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After false starts on The Ring 2 and a remake of Hitchcock's Strangers on a Train,
the 46-year-old lion of commercial directing completed his first feature last year,
in time to make it to Sundance. Titled Smart People, Murro's debut is a dramedy
starring Sarah Jessica Parker, Dennis Quaid, and white-hot indie newcomer Ellen
Page. "I was offered many things to do," he says. "I think eventually the idea was to
take something that is smaller and do it the hard way." Still, Murro has barely
missed a beat in the ad world. He was nominated for a DGA award again this
year—his fifth nomination in six years; he won the prize in 2004—based on his
usual mix of cinematic filmaking and offbeat laughs. Representing the former, his
DGA reel included a spot for the NBA in which Bostonians remember where they
were when the Celtics signed Kevin Garnett and a VW spot from the U.K. set to a
poem by Dylan Thomas. As for the latter, see "Affair" for Orbit Gum, in which a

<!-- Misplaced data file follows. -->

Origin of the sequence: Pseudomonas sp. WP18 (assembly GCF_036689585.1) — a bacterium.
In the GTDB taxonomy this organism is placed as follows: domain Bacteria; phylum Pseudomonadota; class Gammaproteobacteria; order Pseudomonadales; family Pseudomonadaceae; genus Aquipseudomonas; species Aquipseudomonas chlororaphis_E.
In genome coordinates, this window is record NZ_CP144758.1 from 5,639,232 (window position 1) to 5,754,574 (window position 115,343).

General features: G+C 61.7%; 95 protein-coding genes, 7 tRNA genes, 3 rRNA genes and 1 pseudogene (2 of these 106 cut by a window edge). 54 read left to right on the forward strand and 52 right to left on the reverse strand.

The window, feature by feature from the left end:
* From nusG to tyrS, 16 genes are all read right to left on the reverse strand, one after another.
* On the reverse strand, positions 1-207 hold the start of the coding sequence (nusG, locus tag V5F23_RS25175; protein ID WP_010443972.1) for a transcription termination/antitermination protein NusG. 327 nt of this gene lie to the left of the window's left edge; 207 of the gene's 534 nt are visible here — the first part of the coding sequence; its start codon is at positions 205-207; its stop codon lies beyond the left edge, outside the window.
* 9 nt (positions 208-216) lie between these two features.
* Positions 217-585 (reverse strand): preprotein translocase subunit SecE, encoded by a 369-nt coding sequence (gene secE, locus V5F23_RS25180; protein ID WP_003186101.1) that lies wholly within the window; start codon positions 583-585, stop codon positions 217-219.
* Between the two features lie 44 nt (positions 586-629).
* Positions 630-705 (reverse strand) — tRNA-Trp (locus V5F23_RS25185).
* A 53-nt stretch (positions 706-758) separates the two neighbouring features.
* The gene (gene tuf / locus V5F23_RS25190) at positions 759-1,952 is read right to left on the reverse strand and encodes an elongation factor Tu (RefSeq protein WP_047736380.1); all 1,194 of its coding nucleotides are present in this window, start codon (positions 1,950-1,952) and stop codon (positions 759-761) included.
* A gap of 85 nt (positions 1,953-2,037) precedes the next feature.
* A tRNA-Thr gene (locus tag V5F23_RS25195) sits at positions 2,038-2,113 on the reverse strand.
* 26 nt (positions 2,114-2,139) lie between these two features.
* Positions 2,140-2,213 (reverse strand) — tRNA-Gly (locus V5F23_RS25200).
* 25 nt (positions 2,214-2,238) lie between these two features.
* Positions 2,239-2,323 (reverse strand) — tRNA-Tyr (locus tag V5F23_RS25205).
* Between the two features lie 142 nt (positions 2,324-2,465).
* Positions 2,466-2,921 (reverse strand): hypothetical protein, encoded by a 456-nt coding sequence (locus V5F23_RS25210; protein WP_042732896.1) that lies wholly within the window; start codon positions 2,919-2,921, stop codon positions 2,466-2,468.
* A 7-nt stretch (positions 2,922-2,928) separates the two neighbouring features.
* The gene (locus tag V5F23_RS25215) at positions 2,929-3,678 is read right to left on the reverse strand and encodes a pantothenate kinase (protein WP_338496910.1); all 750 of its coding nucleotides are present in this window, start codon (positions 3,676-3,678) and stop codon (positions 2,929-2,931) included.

cheater is found out but the gum keeps everyone from cursing—even the
aggrieved "Hoboken." Murro also created a world of living toys for PS3 in the
U.K., a series of stunt-filled worst case scenarios for Farmer's Insurance, and a ton
of Hyundai work for Goodby, Silverstein & Partners. He eschews speculation
about the future, technologically speaking, insisting that as long as things appear
on screens, the rules will remain the same. "It doesn't matter where it plays and it
doesn't matter how it plays, it's still about the story," he says.
Murro on completing his first feature: "Part of the struggle was to try to not be
seduced and wait. You only have one first movie and you want to make sure that
you do something that is a bit closer to your heart."